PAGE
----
Act I Scene III: The Outsiders (October 26, 2015)



This was the first day we went to K2 after our tour of the settlement. It was also the first time we interacted with community members other than Mdu and Mabie. Sizwe facilitated introduction activities between the team and community members. It was during this point that the team realized that there would be no youth in our group of co-researchers. Introductions soon transitioned to discussion of project ideas. The community unanimously selected a community hall as the focus of the project, shifting away from ideas such as decentralization of toilets, formalization of the youth group, and improved access in the settlement. We looked at a map, drew up potential spaces for the hall, and measured potential locations. The community members, especially the women, discussed the pros and cons of each site and they came to the conclusion that the hall would be next to Mdu’s house, and the netball court would be moved.

Cast of Characters  

CORC representatives: Sizwe, Simbonge

K2 Community members: Mdu, Mabie, Neziswa, Zusakhe, Akmona, Babalwa, Spirookazi, Asandiswa, Lamla, Sandile, Nandi

WPI team: Paul, Cam, Amy, Veronica, Justice


Outside a shebeen (tavern) in K2.


The day began with a high gesture of welcome – one and a half litres of Coke. The WPI team got its first real taste of what it was like to be a part of K2. We were led by two familiar faces, Mabie and Mdu, into a shebeen, a local drinking tavern, where pool tables were the main focus of the room, with beer menus and televisions along the walls for use during drinking hours. We stayed under the roof waiting for new faces to arrive. When introductions finished, the WPI team and seven members of K2 went outside to the open space extension of the shebeen and settled around a small circular table surrounded by pallet benches, Castle lager boxes and milk crates. Before we could suggest our introductory activities, Sizwe took the reins.

He asked us to split into smaller groups and discuss what exactly it was that made us who we are. We spoke of where we came from and what makes us who we are, as well as the people we interacted with and the people we cared for. Laughter slowly worked its way into the conversation, and with the aid of a few smiles, we began to see some early bonds form. Unfortunately, as we have grown accustomed to, our comfort was short-lived.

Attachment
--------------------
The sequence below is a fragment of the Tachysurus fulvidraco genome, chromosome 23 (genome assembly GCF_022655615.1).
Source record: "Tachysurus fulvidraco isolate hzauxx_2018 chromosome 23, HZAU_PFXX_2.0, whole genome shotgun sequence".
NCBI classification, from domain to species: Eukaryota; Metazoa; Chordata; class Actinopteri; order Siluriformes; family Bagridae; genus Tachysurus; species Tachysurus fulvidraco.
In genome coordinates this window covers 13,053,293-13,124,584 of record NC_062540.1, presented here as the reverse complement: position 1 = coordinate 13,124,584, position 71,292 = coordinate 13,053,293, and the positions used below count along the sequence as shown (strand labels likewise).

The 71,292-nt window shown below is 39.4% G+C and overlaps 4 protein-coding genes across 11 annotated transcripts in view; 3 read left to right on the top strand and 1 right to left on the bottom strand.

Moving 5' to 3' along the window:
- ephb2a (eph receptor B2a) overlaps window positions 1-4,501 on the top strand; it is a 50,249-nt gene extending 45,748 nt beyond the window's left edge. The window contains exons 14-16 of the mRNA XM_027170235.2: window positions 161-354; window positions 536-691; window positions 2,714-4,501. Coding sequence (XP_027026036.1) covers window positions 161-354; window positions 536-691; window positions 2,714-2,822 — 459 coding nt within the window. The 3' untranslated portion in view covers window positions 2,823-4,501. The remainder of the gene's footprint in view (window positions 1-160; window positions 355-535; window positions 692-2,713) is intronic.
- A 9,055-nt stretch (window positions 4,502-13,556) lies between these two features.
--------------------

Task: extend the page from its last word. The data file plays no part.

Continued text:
Discussion of the community hall opened up and it didn’t take long until we were completely enveloped by an intense dialogue. The WPI team found itself slowly sinking away from the conversation. The most frustrating part was not that the K2 members were talking over one another, nor that our ideas were not being entertained. It was the ten consecutive minutes of Xhosa that may as well have been silence to our unknowing ears. Mdu explained that it was easier for people to speak to everyone in Xhosa to get ideas across, but without communication between the community and our team we felt like there was no room for us to participate. Without being able to offer ideas or comments for the community to explore, the WPI team spent its first drawn-out afternoon without the aid of our advisors huddled into the furthest corner of the discussion blankly staring at the sporadic hands jumping across the table, each accompanied by a separate voice demanding attention. In all the commotion the team again wondered how it would promise a successful project when we couldn’t even decipher what the community was talking about.

Reflection: Today was frustrating because we were excluded from the conversation due to the language barrier, and no one was making much of an effort to translate for us. We understood their need to speak in their language about their community, but we felt as if our input on matters might have been helpful to the flow of the discussion and the progress of our team dynamics. Our ideas were not being heard, and we decided we would make more concrete plans for Thursday so that we could progress in the.